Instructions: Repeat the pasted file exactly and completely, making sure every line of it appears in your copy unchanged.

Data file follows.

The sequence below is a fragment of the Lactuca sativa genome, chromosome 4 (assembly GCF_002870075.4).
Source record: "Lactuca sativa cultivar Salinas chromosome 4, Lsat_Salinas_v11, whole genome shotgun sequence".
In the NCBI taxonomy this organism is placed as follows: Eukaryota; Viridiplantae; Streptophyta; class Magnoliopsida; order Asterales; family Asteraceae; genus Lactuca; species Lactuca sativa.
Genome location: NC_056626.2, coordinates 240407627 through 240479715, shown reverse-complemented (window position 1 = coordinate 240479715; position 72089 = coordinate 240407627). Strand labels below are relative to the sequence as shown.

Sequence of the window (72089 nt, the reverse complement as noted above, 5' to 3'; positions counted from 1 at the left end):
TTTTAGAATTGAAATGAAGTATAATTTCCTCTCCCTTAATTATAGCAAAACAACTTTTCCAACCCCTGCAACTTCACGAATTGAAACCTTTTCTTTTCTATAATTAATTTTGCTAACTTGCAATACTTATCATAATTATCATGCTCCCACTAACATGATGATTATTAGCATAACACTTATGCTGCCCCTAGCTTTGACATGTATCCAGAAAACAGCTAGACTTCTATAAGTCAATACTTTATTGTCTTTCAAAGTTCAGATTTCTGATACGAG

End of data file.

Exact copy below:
The sequence below is a fragment of the Lactuca sativa genome, chromosome 4 (assembly GCF_002870075.4).
Source record: "Lactuca sativa cultivar Salinas chromosome 4, Lsat_Salinas_v11, whole genome shotgun sequence".
In the NCBI taxonomy this organism is placed as follows: Eukaryota; Viridiplantae; Streptophyta; class Magnoliopsida; order Asterales; family Asteraceae; genus Lactuca; species Lactuca sativa.
Genome location: NC_056626.2, coordinates 240407627 through 240479715, shown reverse-complemented (window position 1 = coordinate 240479715; position 72089 = coordinate 240407627). Strand labels below are relative to the sequence as shown.

Sequence of the window (72089 nt, the reverse complement as noted above, 5' to 3'; positions counted from 1 at the left end):
TTTTAGAATTGAAATGAAGTATAATTTCCTCTCCCTTAATTATAGCAAAACAACTTTTCCAACCCCTGCAACTTCACGAATTGAAACCTTTTCTTTTCTATAATTAATTTTGCTAACTTGCAATACTTATCATAATTATCATGCTCCCACTAACATGATGATTATTAGCATAACACTTATGCTGCCCCTAGCTTTGACATGTATCCAGAAAACAGCTAGACTTCTATAAGTCAATACTTTATTGTCTTTCAAAGTTCAGATTTCTGATACGAG